It’s not what you think it is. What is it, then? Only the coolest callsign in the entire history of naval aviation.
Warning: Hopefully you’ve read my Rules of the Road. Rule #5 is keep it clean. I will keep it clean in this post. I will, however, dabble in some adult topics that you won’t generally find on my blog. My best guess is that it would be R-rated. Nothing too graphic, but I will describe some interactions and activities that would not be suitable for a young teenager. If you are easily offended by such material, you’d do well to take a pass and come back next Monday. I won’t have any hurt feelings so long as you don’t judge.
There are very clear lines of demarcation that define particular Navy eras. There were the days of sail and there were the days of steam. There were traditional boiler plants and there were nuclear reactors. There were those who experienced Tailhook before or during 1991 and those who experienced it after. Finally, there were those who served in a Navy that visited Subic Bay, Phillipines and those who did not. I will bring those who did not one step closer.
The human brain – a mighty and powerful organ – generates an immediate response upon hearing certain words or phrases. Were you to ask a Sailor what thought comes to mind when you say “Subic Bay”, he will, in all likelihood, say “sex”. No inkblots or mind activity maps required. That’s not entirely fair to Subic, or her neighboring sister city Olongapo, but it’s true.
The advantages of visiting Subic were many, some operational and some not. Flying out of Naval Air Station Cubi Point was incredible. In the below picture, you can see the runway, with Subic Bay beyond and to the left.
The views are stunning, obviously. It’s a truly gorgeous piece of real estate, which is part of what made it a great place to visit. Short of snow skiing, you could partake in just about any activity there. If you wanted to get away from the bustle, you could get a cottage on Grande Island to enjoy water and sun.
You could scuba dive. You could sail. You could jet ski. And it was cheap. Very cheap. That was a huge part of the appeal, especially for the younger Sailors who could get their own hotel rooms, enjoy incredible food, and generally live like rockstars without draining two months of pay. Such luxuries are not available to them in places like Dubai and Singapore.
For their part, the Filipino people are wonderful. They are hard-working, very family-oriented, and exceedingly kind. It is rare not to see Filipinos smiling. To visitors, they play the role of gracious host with exquisite perfection.
They are also, on the whole, not a wealthy people. With abject poverty comes a willingness to do certain things that the rich would not. Sex sells. Even the idea of sex sells. Prostitution is not known as the world’s oldest profession by accident. Olongapo, therefore, morphed into a carnal carnival of sorts in order to help Sailors part with their money, and part with their money they did.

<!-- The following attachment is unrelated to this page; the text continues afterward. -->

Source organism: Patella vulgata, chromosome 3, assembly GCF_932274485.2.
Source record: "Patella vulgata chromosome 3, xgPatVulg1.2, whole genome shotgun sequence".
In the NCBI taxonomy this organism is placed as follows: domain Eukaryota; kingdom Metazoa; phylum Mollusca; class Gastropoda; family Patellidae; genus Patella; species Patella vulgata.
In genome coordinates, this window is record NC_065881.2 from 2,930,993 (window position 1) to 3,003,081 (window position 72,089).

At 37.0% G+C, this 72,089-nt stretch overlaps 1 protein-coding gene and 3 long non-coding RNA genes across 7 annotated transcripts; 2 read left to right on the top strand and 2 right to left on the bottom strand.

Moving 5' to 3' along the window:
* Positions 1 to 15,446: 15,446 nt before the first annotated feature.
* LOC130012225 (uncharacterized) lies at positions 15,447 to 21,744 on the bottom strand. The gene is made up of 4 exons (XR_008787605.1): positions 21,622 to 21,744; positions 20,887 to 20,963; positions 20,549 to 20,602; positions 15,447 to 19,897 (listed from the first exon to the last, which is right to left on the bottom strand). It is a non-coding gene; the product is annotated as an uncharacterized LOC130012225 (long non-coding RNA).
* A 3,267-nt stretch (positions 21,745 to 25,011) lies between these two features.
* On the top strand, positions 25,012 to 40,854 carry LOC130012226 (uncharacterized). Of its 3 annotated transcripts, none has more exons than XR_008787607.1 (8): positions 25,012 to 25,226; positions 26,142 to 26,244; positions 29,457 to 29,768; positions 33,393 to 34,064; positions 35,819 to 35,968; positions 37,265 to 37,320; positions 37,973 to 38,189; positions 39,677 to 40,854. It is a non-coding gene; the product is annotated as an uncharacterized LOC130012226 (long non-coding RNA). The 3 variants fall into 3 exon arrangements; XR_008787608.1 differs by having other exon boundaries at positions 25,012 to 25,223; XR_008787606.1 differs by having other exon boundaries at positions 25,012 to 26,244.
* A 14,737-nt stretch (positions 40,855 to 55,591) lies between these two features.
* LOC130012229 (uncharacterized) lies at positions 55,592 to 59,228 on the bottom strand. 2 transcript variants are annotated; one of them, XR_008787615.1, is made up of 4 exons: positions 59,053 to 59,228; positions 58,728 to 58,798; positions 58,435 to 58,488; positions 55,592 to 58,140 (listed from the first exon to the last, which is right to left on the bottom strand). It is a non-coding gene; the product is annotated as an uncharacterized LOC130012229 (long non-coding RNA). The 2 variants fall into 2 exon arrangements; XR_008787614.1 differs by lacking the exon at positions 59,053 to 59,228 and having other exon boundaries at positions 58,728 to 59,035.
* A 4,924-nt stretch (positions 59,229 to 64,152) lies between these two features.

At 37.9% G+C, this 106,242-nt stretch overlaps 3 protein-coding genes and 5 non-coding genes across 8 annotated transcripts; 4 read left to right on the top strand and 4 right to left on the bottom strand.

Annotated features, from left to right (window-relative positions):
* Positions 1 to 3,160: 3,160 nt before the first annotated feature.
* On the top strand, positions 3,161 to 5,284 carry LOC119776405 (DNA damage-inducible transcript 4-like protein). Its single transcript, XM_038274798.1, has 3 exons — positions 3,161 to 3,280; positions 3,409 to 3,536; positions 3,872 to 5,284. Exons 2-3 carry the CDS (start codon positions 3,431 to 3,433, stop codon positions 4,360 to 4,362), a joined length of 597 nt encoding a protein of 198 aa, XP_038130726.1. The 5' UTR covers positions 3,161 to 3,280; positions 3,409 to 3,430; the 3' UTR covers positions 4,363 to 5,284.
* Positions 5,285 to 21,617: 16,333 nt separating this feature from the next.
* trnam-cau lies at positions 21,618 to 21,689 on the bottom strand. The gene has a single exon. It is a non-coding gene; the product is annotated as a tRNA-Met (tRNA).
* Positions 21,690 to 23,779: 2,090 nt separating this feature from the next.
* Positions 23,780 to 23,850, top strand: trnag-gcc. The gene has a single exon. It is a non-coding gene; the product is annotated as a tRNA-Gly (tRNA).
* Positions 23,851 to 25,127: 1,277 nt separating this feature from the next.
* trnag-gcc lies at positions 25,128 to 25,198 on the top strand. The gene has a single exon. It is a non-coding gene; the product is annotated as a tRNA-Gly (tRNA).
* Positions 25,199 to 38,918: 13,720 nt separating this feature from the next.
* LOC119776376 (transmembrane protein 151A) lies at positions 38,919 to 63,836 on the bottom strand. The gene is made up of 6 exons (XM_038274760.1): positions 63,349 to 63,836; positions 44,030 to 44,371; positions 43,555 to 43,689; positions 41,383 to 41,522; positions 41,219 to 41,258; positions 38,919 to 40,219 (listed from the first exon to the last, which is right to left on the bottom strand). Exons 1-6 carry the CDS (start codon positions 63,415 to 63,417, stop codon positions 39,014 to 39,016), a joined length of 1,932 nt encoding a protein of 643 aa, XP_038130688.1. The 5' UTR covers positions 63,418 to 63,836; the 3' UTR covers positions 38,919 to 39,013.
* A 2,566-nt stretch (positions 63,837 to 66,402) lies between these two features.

To be clear, I do not condone prostitution or the solicitation of prostitutes. It is not only a violation of the UCMJ, it contributes to human trafficking. I know this because I did Trafficking in Persons training 473 time at Navy Knowledge Online. It might have been once per year. I can’t remember exactly. At any rate, I’m just saying it happened, perhaps more often than you might think.
Just a few years after it was super cool to have a WHAM! sweatshirt, there was an aviator who flew the War Hoover, what with all it’s “whoooooop” sounds and other vacuum cleaner-like noises. Our hero made port of call at Subic Bay, and would you believe he had the hankering. Not a hankering. The hankering. The distinction is important, for you can satiate a hankering with some good food and a cold beer. The hankering requires certain rituals that begin on streets like the one you see in the photo above.
There is a selection process. Once complete, drinks are purchased. His are cheap. Hers are not. Thus begins some manner of haggling. Over what exactly, I cannot say. Not my thing and never was. I gather there is negotiation regarding what actual services are being purchased, and whether finality is event-based or time-based. I have to believe the event-based option is better for the one providing the service. With contractual agreements complete, the pair begin a procession to a neutral site, more often than not up a set of stairs and on the current premises.
Before long, this fella was doing the dance with no steps in the style of the missionary (whatever that means), all belly-to-belly like. While this was wonderful, it did not match the particular manner in which he saw the deed going down. So he made vain attempts to capsize her without disengaging, which was proving more than he could manage given his partner’s lack of cooperation. She commenced to wriggling and other protestations. In an effort to remain back-to-sheets, she even widened her base, just like a turtle might do in an effort to avoid being flipped over onto its shell. She wanted no part of phase two operations. Our hero was flummoxed. This was Olongapo. Were his desires that unorthodox or debasing?
He stuck with his plan, flashing a degree of persistence that would make any naval aviator proud. He was determined. Whether because she tired of resisting or just gave up, he managed to overturn her. Immediately thereafter, she realized that his intentions were not all that repugnant. With audible relief, she said, “Ohhhhhh!!! You just want the style-doggie!”